By Dominik Peters (with Tom Sittler)
Cross posted to the Oxford Prioritisation Project blog. We're centralising all discussion on the Effective Altruism forum. To discuss this post, please comment here.
Abstract. We describe a simple simulation model for the recommendations of a charity evaluator like GiveWell or ACE. The model captures some real-world phenomena, such as initial overconfidence in impact estimates. We are unsure how to choose the parameters of the underlying distributions, and are happy to receive feedback on this.
Charity evaluators, and in particular GiveWell, have been enormously influential and impactful for effective altruists: they seeded the idea of aiming for effectiveness in one’s giving, they incentivised charities to be more transparent and impact-focussed, and (most directly) they have moved dollars donated by effective altruistsa to higher-impact organisations (e.g., Peter Singer seems to have reallocated some of his donations from Oxfam towards AMF).
While GiveWell’s recommendations in the field of global health seem to be relatively robust (not having changed substantially over several years), charity evaluators in fields with more uncertainty about the best giving opportunities could have substantial impact through arriving at better recommendations. Among existing such organisations, Animal Charity Evaluators (ACE) appears to be a natural candidate: evidence for the effectiveness of interventions (such as leafleting) in the animal sector is rather weak, and some of ACE’s standout charities (such as GFI) engage in complicated mixes of activities that are difficult to model and evaluate rigorously.
To see whether ACE may be a good target for our OxPrio donation, we will set up a simple quantitative model of the activities of charity evaluators. The model is cause-neutral (so far), but we will call the generic charity evaluator “ACE” for short. Of course, the model is very much simpler than what the real ACE does in the real world. In the model, ACE gathers more evidence about the impact of various charities over time, and based on the available evidence recommends a single charity to its followers. In each time period, these followers give a fixed amount (say normalised to $1) to the top recommendation. Thus, the amount donated does not change with changing recommendations, and donors do not have an “outside option”.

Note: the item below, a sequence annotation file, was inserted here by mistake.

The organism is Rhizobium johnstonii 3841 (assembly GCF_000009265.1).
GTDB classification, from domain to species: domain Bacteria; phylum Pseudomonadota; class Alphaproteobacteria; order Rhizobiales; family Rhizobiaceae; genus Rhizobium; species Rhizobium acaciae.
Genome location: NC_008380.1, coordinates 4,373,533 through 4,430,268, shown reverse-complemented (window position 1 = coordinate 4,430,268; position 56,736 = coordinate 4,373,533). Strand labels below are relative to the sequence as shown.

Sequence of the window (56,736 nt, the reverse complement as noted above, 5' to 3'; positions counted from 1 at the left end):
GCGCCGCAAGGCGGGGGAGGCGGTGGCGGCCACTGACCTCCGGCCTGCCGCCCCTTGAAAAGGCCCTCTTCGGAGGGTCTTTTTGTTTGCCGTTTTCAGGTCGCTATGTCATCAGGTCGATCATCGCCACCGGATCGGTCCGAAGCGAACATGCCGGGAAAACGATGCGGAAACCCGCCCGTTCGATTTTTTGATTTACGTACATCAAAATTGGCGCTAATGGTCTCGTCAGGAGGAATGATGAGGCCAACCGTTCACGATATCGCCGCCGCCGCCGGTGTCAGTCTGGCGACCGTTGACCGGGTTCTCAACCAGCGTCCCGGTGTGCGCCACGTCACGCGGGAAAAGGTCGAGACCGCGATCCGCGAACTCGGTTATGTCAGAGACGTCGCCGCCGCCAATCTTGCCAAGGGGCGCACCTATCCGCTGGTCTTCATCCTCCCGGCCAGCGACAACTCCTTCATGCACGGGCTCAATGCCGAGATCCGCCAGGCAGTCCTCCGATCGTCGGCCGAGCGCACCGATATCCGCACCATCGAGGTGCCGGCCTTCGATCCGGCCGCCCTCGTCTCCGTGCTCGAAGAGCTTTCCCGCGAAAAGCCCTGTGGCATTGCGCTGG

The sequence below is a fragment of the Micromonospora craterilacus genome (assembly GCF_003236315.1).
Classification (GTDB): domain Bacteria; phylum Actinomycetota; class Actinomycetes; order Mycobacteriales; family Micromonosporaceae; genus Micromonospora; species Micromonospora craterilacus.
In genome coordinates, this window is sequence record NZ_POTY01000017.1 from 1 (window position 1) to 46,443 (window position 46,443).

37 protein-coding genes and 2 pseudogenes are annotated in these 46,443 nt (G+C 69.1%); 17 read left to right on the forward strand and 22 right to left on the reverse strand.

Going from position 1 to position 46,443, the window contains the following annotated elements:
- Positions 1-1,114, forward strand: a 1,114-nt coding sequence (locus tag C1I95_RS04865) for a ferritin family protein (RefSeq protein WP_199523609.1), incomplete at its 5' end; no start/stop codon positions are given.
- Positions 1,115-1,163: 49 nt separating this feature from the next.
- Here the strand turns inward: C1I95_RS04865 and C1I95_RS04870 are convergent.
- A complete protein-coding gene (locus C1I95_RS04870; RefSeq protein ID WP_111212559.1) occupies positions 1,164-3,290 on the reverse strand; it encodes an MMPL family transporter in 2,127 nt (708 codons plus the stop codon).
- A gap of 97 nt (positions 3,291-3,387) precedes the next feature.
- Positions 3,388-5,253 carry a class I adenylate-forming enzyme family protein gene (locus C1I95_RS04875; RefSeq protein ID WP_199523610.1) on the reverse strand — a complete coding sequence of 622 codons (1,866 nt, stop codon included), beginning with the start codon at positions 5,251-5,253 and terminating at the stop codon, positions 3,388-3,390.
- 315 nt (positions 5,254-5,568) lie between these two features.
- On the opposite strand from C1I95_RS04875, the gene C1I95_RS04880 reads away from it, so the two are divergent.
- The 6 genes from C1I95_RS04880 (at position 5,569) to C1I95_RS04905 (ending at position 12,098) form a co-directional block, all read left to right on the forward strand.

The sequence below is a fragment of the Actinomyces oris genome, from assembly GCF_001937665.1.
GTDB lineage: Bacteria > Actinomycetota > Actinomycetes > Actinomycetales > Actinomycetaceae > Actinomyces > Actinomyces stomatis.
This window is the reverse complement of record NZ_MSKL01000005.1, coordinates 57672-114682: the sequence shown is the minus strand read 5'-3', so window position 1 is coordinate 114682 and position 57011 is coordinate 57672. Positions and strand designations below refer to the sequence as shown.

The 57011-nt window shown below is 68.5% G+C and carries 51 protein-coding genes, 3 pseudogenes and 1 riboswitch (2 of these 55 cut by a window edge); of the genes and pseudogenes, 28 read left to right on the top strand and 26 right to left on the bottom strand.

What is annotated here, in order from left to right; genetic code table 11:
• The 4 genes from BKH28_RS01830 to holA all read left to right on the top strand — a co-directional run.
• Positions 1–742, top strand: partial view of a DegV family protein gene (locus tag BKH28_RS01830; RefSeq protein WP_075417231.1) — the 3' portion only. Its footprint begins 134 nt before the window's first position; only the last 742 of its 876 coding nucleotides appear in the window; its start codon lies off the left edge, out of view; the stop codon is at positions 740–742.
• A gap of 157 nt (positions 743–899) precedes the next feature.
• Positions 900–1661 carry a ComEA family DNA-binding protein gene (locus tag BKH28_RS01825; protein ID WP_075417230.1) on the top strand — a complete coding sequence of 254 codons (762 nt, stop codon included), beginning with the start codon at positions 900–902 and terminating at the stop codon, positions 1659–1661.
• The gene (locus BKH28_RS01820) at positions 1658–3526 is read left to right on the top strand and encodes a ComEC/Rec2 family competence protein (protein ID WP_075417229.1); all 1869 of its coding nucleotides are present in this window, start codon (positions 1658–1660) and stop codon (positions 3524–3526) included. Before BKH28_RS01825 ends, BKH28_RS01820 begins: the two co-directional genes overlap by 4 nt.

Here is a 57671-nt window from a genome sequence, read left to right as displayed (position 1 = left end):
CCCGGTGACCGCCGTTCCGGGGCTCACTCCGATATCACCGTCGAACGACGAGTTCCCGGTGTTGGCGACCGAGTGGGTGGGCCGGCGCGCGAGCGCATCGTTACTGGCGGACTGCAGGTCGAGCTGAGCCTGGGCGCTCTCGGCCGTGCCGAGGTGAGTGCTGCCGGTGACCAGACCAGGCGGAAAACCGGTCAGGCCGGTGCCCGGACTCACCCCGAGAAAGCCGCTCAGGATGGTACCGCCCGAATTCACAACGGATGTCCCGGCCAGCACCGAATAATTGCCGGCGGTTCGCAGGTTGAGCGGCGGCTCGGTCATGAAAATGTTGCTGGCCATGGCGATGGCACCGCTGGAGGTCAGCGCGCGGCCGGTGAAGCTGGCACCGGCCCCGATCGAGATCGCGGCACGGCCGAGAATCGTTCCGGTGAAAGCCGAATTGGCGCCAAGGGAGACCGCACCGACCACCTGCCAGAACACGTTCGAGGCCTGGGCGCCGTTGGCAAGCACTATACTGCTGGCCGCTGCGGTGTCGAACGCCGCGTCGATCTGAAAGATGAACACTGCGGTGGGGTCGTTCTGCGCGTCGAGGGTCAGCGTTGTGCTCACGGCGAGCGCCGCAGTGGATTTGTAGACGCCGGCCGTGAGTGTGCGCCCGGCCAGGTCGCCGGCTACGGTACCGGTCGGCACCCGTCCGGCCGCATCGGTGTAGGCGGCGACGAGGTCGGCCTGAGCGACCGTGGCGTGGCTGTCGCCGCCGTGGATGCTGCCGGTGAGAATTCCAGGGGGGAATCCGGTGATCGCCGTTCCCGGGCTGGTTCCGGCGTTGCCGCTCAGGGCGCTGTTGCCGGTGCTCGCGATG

Definition of “evidence”. The evidence gathered by ACE could come in various guises: they could be survey results or RCTs, they could be intuitive impressions after conversations with charity staff, they could be new arguments heard in favour or against a certain intervention, or even just intuitive hunches. The model is agnostic about what type of evidence is used; we only require that it comes in form of a point estimate of the impact (per dollar) of a given charity. For now, we do not model the strength of this evidence, and ACE does not use anything like Bayesian updating. Rather, if ACE has gathered several pieces of evidence in forms of point estimates, ACE will take the average and take this to be an overall estimate.
The model. Here, then, is our proposed model in pseudocode form:
● There is a fixed pool of charities that ACE will evaluate.
● Ground truth. Each charity in the pool has a true impact (per dollar). For each charity, we decide this true impact by randomly sampling from a lognormal distribution. The true impact of the charity will stay fixed over time.
● For each time period t = 1, …, T:
○ Evidence gathering strategy. For each charity in the pool, ACE collects a single item of evidence in the form of a point estimate of its impact. We arrive at this piece of evidence by randomly sampling a number from a normal distribution centred at the true impact of the charity.